How do we stop this cycle? One way I know is by balancing the body getting to the cause and not just working on the symptoms. It’s a start, at least working with the body structurally, of course I acknowledge there are other factors. For simplicity let’s stay with the body.

If the most deep level of structure is the bones and ligaments then that’s a place where we can make some long lasting change. The muscles will follow the bones, as long as you also work on the actual adhesions in the muscle tissues as well. The way to stretch or change the ligaments is through corrective stretches and specific exercises. We have known in physical therapy that often strengthening the muscles, doing certain postural corrective exercises, can affect change in the body, many times giving relief to the pain as well. We also know in sports medicine that in training, laying a base is critical. We need to strengthen the muscles, the joints, ligaments and bones before we put excessive strain on them with competition, or we can get injured.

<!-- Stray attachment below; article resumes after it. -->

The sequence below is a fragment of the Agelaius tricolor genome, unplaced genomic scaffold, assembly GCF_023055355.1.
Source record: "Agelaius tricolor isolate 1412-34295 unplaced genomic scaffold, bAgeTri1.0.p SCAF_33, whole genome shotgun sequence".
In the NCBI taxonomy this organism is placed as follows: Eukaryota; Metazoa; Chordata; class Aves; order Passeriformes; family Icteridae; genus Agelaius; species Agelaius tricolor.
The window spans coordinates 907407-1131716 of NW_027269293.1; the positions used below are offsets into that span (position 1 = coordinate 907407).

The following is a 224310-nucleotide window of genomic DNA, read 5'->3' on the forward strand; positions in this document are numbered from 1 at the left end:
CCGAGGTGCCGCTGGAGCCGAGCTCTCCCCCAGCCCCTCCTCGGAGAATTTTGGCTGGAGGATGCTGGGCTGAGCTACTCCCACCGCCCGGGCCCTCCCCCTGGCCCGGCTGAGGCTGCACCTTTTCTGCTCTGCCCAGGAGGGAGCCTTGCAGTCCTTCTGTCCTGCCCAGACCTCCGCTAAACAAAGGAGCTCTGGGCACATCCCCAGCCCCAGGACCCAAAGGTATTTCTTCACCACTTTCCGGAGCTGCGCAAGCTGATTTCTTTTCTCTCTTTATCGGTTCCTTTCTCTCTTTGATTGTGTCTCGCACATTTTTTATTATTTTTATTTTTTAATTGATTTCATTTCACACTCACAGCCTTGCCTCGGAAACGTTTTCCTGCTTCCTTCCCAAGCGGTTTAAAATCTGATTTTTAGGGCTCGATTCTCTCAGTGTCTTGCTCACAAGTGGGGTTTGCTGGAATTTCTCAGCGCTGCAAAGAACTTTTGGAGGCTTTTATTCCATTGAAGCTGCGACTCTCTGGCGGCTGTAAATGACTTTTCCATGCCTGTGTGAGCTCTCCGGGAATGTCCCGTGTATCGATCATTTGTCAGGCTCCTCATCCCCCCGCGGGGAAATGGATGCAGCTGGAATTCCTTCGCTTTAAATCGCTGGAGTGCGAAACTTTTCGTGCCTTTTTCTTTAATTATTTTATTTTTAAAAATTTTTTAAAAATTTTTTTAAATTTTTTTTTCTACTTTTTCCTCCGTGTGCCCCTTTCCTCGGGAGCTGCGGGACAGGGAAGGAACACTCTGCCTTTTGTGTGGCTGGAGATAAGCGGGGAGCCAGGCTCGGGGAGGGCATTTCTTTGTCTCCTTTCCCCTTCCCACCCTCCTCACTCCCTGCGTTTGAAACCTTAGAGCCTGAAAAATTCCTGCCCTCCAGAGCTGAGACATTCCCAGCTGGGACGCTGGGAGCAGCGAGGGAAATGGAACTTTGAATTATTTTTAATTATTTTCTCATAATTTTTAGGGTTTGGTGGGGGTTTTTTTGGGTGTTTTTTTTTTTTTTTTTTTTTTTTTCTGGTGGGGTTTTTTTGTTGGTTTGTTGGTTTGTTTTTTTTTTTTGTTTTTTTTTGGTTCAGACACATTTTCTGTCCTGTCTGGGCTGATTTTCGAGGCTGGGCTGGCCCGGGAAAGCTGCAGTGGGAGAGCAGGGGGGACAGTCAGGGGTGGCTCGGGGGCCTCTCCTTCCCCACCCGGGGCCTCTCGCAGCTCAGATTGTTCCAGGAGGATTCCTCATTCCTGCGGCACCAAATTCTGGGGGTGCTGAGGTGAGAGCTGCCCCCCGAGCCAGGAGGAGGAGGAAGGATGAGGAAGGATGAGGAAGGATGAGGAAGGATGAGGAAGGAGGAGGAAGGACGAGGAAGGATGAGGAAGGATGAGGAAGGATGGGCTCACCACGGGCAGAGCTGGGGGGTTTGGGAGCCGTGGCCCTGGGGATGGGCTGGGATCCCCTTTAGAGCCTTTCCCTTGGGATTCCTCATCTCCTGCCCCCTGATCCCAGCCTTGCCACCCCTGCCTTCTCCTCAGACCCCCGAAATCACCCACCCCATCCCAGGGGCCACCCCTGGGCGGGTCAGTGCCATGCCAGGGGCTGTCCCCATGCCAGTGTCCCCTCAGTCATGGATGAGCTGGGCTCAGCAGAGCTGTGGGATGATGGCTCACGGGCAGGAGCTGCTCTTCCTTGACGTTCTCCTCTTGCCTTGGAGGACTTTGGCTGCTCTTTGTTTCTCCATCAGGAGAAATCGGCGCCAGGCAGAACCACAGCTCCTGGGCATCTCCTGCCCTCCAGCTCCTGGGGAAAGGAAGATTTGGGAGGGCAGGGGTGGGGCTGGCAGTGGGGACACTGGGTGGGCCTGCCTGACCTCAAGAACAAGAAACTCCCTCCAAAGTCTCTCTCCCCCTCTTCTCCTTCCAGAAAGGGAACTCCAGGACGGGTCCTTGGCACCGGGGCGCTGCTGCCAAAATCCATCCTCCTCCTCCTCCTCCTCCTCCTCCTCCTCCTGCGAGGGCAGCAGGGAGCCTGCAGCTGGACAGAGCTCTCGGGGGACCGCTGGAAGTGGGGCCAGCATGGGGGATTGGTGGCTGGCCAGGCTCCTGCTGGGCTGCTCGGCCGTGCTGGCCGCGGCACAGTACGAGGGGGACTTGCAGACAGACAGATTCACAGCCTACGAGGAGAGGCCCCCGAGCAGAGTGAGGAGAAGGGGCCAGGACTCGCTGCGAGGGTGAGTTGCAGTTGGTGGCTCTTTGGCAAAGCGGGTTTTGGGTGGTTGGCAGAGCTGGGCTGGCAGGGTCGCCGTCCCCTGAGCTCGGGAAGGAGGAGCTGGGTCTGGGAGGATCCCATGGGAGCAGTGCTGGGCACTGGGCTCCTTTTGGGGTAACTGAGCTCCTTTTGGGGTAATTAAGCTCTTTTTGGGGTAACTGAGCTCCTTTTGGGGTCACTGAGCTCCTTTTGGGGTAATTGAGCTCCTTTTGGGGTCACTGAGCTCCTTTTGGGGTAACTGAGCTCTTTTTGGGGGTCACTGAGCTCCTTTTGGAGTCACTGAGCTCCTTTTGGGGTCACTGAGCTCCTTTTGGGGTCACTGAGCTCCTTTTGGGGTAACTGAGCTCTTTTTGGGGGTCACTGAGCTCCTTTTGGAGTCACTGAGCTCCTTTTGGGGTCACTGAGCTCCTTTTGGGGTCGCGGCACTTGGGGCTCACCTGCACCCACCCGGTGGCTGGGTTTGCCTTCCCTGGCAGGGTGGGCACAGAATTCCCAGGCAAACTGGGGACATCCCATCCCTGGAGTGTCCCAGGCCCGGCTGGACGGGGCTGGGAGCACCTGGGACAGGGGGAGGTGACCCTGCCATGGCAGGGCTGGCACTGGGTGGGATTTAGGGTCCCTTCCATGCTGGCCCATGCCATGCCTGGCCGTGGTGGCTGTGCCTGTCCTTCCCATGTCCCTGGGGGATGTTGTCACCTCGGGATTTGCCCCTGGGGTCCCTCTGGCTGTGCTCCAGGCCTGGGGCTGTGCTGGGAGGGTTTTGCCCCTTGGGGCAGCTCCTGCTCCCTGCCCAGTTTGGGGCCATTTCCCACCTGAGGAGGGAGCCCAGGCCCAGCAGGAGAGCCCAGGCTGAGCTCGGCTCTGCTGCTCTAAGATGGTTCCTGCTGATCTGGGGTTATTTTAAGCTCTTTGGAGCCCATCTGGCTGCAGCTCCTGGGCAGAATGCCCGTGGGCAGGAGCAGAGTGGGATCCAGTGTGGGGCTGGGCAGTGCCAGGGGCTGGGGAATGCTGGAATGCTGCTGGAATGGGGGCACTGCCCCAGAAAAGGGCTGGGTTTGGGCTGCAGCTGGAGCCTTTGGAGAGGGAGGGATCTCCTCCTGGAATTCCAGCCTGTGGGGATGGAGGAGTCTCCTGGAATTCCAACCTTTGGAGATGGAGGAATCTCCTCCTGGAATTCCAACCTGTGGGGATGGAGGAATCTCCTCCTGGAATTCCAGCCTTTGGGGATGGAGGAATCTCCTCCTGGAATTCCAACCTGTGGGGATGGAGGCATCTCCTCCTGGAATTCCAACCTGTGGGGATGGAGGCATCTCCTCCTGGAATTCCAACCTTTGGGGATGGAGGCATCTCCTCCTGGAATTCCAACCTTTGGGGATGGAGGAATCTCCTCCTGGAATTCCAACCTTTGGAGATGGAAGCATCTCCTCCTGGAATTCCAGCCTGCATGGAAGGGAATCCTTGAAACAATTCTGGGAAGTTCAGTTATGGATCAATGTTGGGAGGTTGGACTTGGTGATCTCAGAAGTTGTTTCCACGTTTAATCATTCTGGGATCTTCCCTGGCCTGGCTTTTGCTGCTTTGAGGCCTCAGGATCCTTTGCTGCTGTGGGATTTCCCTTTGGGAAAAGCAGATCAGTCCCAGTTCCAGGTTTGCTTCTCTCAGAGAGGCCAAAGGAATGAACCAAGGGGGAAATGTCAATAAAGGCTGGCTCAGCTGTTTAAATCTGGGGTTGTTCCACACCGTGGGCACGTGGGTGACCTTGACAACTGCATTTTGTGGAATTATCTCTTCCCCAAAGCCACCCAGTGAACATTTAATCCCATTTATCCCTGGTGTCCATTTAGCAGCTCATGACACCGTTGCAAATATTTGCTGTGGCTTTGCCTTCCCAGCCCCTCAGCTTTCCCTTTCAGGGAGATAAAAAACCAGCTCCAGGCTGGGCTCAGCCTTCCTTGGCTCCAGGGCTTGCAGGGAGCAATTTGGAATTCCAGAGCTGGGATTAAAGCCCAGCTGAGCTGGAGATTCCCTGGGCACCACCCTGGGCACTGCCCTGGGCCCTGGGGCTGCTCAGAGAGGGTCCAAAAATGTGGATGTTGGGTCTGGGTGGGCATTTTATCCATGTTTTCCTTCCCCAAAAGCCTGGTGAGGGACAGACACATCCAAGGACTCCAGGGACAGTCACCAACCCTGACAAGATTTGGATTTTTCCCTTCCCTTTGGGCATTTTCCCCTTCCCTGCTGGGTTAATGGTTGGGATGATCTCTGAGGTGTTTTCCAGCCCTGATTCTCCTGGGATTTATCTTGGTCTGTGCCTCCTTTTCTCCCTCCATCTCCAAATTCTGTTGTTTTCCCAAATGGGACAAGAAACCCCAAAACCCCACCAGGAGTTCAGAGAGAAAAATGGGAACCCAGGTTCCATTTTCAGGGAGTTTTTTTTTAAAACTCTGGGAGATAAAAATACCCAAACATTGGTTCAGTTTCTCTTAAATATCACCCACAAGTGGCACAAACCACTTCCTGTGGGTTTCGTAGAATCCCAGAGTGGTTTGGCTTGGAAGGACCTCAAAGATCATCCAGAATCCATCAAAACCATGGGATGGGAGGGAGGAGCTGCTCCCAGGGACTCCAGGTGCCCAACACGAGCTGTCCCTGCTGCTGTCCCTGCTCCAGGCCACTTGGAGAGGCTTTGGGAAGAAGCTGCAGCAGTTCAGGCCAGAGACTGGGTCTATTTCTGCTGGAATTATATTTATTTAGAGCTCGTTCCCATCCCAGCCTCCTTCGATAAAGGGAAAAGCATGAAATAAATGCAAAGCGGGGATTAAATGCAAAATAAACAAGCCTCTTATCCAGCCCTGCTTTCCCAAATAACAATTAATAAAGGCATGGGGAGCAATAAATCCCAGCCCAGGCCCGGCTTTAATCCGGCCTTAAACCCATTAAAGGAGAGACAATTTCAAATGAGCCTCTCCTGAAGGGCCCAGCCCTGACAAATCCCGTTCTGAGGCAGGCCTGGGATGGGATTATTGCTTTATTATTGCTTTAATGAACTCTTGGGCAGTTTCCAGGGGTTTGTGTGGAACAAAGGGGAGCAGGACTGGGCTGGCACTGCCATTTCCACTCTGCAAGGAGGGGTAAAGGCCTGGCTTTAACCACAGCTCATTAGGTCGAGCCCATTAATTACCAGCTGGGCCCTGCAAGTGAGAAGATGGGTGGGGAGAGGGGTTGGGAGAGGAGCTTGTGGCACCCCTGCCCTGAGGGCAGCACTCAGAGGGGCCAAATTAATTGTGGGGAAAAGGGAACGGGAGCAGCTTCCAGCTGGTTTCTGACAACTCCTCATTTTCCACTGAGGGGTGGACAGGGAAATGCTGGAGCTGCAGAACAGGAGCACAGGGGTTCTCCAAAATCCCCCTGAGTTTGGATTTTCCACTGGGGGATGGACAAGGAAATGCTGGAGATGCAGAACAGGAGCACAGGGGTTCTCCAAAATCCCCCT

It takes longer to strengthen ligaments, as well as stretch them because of their structure, lack of blood flow and rigid cell makeup. So it has to be slow and easy to stretch and move ligaments. Not only that, it takes consistency and accuracy in the knowledge of the structure that you are trying to make a change in order to get measurable results. As I have said to many a student. The level of knowledge and diagnostics ability gives you the level of duplicable results you can get to help your clients. The more years you have seeing patients in a clinic day after day you start to learn a little about the body and it’s ability to change or not change, to heal or not. Therapy to me, no matter what type it is, is still about 70% of the equation to helping people change and heal their bodies. The other 30% is doing corrective exercises to change the body from within as well as breaking bad postural habits.